White Teeth Character Analysis

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INTRODUCTION: The contemporary England sans the 'Empire ' in the geographical sense (post-empire Britain) remained an empire - metamorphosed as the 'home land ' for many of its colonized subjects who embraced it as their 'father/mother land ' which nurtures in multifarious ways. In the post colonial period many of the once colonized countries though independent politically, could not guarantee a peaceful or abundant life to their citizens either in terms of material wealth or in terms of individual independence and dignity. As such, many of the African, Caribbean and Asian post colonial sons/daughters have voluntarily migrated to this prosperous and civilized 'father/mother land ' anticipating a dignified, independent and wealthy life.…show more content…
327). THE CONTEXT: Considering the prevailing discriminating identity politics Smith in her novel White Teeth depicts the emerging themes such as: identity, alienation and strong ties with the colonial/cultural past. As a postcolonial and multicultural novel, White Teeth presents historical consciousness in two dimensional manner; racial history and personal history. Irie one of the major characters of the novel constantly longs to know her roots/history and her ancestors. Smith confirms the traces of this longing in her interview to Atlantis: A women 's Studies Journal stating: If I see kids walking down the streets, the first thing I think, if they are slightly brown, or have slightly Asian eyes, I want to know where their parents are from, how they got here; I ' m totally obsessed with it. Partly because people asked me so often when I was child, where I was from, what my parents about, how come one was black one was white. It makes you attentive to those details.…show more content…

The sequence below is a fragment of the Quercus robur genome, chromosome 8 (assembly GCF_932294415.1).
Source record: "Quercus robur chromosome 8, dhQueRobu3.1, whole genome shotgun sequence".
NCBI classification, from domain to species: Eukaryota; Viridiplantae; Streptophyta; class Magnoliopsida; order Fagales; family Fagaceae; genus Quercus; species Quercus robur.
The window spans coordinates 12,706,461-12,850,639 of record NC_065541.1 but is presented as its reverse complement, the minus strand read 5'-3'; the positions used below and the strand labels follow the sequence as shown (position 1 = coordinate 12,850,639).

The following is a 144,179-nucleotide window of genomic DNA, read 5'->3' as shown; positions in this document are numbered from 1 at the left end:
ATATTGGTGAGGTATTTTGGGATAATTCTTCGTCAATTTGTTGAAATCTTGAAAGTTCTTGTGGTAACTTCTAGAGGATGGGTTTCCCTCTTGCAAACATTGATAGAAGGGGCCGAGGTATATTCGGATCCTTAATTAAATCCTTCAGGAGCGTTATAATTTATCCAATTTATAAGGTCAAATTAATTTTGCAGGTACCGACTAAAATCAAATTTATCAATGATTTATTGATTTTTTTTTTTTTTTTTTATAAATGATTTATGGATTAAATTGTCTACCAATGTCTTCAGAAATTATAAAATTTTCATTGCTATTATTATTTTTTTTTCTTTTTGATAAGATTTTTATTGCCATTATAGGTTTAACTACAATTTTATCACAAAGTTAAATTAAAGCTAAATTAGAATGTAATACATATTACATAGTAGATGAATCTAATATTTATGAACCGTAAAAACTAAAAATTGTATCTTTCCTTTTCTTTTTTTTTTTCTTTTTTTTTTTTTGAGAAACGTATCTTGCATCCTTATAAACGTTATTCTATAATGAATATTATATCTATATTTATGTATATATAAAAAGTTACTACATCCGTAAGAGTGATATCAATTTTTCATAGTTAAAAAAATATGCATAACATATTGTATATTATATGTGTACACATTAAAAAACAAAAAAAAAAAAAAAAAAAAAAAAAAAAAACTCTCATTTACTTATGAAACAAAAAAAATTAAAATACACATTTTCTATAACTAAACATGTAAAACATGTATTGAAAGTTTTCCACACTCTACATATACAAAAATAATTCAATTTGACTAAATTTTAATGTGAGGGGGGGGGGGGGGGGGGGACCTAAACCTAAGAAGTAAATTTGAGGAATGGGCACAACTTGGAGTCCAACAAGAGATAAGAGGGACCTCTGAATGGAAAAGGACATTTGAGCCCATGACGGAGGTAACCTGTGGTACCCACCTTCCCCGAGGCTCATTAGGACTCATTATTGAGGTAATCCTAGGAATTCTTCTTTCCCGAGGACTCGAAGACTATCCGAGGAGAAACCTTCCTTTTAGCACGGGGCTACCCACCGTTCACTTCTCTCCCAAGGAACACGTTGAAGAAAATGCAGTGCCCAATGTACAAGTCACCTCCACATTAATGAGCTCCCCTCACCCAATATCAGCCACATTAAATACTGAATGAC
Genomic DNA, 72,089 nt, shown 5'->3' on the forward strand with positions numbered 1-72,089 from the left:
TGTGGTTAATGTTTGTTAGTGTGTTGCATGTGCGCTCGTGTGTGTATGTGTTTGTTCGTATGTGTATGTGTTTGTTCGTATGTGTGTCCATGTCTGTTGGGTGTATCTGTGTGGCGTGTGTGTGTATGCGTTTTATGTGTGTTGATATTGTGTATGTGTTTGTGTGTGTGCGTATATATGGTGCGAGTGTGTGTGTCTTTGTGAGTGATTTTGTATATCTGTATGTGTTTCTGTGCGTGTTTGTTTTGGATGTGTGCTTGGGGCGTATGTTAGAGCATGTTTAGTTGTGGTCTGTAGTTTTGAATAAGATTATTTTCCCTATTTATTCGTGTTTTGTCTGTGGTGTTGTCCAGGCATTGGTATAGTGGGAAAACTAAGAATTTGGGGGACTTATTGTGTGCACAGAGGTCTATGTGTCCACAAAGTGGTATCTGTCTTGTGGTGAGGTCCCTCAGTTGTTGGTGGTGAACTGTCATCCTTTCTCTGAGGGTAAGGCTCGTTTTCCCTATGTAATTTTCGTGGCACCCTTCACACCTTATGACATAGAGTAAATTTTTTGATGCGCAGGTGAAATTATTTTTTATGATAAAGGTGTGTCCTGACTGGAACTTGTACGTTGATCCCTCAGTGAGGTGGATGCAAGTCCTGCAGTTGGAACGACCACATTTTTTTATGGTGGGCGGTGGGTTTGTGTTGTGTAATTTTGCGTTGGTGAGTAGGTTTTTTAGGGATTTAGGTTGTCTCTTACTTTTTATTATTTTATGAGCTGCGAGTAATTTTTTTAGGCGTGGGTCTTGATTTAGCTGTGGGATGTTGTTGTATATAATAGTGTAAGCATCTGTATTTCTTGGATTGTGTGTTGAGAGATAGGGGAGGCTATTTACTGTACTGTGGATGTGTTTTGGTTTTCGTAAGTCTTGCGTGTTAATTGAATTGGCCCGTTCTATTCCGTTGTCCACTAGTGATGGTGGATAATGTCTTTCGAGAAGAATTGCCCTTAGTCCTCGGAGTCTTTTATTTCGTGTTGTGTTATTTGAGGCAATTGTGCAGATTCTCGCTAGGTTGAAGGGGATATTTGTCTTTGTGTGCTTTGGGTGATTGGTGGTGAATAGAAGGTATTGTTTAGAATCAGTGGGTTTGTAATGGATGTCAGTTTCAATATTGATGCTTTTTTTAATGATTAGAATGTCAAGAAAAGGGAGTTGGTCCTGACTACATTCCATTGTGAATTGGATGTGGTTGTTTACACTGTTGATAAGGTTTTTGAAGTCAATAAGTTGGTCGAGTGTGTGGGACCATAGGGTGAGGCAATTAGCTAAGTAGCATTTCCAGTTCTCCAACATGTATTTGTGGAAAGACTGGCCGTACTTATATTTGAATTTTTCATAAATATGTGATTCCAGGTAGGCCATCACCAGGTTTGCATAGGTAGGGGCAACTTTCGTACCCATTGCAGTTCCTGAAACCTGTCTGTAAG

Her personal experiences of self- alienation, cultural longing and racial discrimination are made evident through this character. Irie Ambrosia Jones was born and grew up in multicultural London. Her first name is a patios word simply means ' 'everything OK, cool, peaceful” (p. 64) but the paradox is nothing is cool or peaceful in her life. She is the daughter of Archie Jones - white English father and Clara Bowden - black Jamaican immigrant mother. As the novelist puts it Irie 's Jamaican roots will not let her remain peaceful as England the " gigantic mirror" will not offer a reflection for her and she feels like "A stranger in a stranger land" (p. 266). This feeling of strangeness (in other words alienation) that Irie undergoes is generated from the biracial parenting and for many second generation immigrants’ children, this turns problematic because in the multi-cultural society many will be probing into these details. Thus bi-racial children like Irie remain native (rather jamaican) in body and white in spirit being sunk in perpetual dichotomies while living in London. Their self identity remains in flux in the so called multicultural London society where white
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